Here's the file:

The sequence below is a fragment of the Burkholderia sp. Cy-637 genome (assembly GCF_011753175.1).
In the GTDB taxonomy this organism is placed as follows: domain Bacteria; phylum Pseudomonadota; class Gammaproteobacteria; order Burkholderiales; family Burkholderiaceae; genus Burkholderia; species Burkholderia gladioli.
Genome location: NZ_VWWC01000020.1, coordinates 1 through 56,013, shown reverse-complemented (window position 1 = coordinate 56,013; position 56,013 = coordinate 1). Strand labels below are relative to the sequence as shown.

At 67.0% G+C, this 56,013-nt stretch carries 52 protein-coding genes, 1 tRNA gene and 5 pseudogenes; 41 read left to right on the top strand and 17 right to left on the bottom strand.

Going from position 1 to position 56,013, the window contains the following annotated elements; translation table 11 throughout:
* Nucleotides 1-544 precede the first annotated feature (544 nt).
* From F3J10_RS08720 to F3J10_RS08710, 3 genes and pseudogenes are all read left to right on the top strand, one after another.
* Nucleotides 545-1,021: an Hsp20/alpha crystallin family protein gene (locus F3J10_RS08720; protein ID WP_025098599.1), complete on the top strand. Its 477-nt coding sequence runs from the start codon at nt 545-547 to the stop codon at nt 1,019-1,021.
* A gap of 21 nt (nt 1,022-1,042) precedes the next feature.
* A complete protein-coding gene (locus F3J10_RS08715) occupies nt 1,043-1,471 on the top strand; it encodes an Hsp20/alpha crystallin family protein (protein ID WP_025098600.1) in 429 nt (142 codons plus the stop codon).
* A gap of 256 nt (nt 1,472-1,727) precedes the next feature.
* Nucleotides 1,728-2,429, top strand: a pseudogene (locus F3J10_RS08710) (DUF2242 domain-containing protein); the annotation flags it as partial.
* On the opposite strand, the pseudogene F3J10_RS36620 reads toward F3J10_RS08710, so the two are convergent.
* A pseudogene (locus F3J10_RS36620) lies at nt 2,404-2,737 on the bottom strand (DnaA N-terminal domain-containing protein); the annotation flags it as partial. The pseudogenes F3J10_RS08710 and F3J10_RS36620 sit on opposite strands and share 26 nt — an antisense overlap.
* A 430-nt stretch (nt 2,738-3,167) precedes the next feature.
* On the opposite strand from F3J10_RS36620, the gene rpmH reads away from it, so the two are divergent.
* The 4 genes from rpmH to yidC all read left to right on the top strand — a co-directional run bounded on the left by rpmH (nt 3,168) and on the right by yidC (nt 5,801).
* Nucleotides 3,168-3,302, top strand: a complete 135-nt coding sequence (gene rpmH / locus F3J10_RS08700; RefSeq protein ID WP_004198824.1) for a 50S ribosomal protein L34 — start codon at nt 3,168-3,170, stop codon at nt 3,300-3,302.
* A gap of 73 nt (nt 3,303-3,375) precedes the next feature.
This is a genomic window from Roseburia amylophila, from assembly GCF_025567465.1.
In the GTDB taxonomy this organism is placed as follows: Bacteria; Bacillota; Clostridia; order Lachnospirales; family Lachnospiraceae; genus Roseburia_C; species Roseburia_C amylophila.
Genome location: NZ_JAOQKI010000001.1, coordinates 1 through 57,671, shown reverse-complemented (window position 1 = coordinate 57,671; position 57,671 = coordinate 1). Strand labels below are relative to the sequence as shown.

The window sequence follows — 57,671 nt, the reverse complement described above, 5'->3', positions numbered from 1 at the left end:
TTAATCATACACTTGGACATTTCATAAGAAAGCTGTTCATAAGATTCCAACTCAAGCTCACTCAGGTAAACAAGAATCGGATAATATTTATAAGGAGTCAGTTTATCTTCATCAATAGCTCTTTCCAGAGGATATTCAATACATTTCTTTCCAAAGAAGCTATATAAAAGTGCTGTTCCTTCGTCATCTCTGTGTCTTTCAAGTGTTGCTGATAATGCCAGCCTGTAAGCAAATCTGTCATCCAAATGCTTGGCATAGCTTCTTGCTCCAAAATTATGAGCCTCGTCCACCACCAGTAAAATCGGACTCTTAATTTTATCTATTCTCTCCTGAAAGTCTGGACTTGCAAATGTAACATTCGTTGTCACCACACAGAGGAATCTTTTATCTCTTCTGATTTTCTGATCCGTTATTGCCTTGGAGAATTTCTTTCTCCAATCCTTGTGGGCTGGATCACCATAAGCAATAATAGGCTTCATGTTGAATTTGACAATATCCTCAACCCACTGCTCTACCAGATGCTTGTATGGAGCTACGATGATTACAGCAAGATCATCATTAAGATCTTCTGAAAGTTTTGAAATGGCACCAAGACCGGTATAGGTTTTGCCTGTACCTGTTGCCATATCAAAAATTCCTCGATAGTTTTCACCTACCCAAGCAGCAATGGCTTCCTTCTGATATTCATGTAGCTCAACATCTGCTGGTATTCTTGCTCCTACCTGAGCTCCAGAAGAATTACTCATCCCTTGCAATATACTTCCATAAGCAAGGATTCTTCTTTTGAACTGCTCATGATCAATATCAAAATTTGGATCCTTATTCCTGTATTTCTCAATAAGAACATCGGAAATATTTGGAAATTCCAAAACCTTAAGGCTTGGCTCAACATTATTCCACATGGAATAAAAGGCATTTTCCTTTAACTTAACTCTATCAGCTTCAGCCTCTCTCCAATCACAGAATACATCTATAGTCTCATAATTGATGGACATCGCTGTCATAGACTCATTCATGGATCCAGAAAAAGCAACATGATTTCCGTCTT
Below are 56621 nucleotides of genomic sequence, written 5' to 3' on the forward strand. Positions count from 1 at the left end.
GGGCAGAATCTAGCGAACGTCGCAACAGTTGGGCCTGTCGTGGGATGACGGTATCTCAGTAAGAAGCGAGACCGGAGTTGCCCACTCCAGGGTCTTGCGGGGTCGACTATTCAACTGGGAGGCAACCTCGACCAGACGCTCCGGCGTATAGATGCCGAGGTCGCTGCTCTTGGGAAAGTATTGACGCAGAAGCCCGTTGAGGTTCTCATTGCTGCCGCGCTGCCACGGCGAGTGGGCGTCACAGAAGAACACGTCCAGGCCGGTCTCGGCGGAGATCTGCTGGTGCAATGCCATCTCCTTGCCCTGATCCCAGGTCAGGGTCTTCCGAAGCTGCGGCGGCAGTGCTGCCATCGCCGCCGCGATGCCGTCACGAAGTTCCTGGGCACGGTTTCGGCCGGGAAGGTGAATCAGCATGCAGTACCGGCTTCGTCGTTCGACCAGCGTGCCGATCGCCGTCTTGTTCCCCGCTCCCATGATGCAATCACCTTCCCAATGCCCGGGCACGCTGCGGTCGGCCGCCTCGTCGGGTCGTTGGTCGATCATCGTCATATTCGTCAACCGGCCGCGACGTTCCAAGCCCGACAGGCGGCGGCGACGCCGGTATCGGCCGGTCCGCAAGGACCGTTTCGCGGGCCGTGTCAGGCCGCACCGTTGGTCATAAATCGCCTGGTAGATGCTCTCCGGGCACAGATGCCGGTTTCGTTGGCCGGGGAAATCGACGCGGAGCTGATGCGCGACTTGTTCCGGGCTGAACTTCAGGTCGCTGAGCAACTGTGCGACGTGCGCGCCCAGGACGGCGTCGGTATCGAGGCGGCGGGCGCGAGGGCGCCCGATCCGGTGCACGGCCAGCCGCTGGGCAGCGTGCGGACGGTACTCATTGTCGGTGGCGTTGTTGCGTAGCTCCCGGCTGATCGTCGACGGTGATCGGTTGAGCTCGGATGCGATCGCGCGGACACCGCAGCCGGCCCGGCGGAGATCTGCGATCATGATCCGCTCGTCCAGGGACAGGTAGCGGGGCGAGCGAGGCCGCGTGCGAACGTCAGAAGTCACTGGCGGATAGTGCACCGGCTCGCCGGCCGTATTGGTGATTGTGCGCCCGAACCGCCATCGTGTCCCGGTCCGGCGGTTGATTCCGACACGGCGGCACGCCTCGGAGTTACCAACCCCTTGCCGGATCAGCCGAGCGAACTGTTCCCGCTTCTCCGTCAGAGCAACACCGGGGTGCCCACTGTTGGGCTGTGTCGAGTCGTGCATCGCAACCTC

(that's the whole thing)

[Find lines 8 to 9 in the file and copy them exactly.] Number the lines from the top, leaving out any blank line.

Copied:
* Nucleotides 545-1,021: an Hsp20/alpha crystallin family protein gene (locus F3J10_RS08720; protein ID WP_025098599.1), complete on the top strand. Its 477-nt coding sequence runs from the start codon at nt 545-547 to the stop codon at nt 1,019-1,021.
* A gap of 21 nt (nt 1,022-1,042) precedes the next feature.